Plato laid the foundations for modern Western Culture. He was a great man who studied mathematics and wrote philosophical dialogs, he was a student of Socrates and a mentor to Aristotle. He was also the founder of the academy of Athens, which was the very first institution of higher learning. He was quite a personality and his merits are significant.
One can see Plato's brilliance by reading some of his Socratic dialogs; even though it is not known how much they were used during his time, these days his written works are used to teach philosophy, logic, and a variety of other subjects.
Birth and Early Life
Although his exact birth date is not known, many people think that Plato was born in Athens somewhere around 424 BC, his father Ariston supposedly traced his descent down from the King of Athens; His mother's name was Perictione, they had three other children, two sons and a daughter.
There are stories about how Plato's mother came to be pregnant by a virginal conception. Ariston had attempted to force his intention on Perictione and failed, it was then when the Greek God Apollo appeared to him and Ariston decided to leave the woman alone.
There is another legend that states that bees came to Plato when he was an infant and rested there, supposedly giving him the sweet style that he had in philosophy. His father, Ariston, died when Plato was just a child; even though the exact date of his death is not known, it was then that his mother married her mother's brother (her uncle).
This man had served in the Persian court and was a friend to the leader of the democratic faction in Athens, the result of this marriage was a son by the name of Antiphon.
Education and Contributions
You can find Plato's family in his dialogs as he was very proud of his family and often named characters after them. This not only helps to reconstruct his family tree, but to also get a look at what he really felt about them. As a boy, he was a very modest but intelligent child. He was hardworking and on top of that, he loved to study.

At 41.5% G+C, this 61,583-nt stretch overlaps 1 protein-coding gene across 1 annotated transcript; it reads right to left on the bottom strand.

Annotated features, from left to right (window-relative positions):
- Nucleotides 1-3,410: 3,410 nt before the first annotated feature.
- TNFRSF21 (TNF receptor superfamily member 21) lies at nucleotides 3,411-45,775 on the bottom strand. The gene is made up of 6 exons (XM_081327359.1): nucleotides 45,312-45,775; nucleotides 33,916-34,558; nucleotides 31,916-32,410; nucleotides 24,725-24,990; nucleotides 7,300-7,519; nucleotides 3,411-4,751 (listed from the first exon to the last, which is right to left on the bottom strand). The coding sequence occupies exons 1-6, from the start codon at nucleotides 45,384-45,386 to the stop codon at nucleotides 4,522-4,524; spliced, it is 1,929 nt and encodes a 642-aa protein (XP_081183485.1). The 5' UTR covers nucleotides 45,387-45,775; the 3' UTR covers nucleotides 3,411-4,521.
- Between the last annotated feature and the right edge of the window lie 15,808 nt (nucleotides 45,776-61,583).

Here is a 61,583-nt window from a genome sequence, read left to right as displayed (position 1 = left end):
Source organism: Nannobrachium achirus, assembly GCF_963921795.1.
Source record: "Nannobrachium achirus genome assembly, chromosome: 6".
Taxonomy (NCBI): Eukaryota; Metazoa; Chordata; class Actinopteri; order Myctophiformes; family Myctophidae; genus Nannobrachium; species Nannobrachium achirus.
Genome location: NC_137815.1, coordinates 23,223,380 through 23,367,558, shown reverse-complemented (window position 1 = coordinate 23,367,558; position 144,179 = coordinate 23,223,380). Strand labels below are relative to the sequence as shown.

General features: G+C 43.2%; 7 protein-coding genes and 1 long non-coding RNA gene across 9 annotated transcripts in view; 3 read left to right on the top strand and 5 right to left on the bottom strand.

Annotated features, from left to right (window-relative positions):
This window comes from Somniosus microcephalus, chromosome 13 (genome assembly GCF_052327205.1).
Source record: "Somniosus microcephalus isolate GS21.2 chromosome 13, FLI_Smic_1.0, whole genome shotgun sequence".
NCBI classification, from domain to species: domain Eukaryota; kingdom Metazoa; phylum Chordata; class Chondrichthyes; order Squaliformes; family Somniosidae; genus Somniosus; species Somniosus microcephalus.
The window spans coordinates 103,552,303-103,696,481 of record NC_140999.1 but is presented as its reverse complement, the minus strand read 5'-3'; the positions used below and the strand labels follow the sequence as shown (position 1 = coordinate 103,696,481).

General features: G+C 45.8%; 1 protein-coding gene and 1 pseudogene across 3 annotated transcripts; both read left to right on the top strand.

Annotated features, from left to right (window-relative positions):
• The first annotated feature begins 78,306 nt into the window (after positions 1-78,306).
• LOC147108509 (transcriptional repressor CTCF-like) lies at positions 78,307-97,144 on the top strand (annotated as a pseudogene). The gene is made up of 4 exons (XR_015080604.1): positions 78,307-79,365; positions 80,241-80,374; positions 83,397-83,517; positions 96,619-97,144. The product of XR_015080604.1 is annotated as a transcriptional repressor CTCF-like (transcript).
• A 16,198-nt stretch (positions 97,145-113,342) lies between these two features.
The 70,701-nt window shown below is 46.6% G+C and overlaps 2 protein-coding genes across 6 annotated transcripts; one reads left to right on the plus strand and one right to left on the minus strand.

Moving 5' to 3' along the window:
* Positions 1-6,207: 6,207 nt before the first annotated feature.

He was taught grammar, music, and gymnastics by the best teachers of the time. He had the highest that education could offer. During his lifetime, he traveled to Italy, Egypt, and Cyrene, it was when he was around the age of forty that he returned to Athens and started one of the earliest organized schools in the western civilization.
This school went on for many years and taught many people (including Aristotle), but in 529 AD it was closed down by Justinian I who saw it as a threat to Christianity. Throughout his later life Plato was involved in the politics of Syracuse.
Plato is best known for his dialogs, but the one event that brings all of his many dialogs together is the trial of Socrates. Socrates was accused of not believing in the Gods and of corrupting the youth so he defended himself saying that slander will be the cause of his demise and that it was the oracle at Delphi that sent him on a quest.
It was Socrates on this quest attempting to solve the riddle that put him at odds with his fellow man, Socrates went on to say that the legal charges were false. Plato used his dialog to teach people and to let the world know what his views were and for the most part he succeeded in that respect.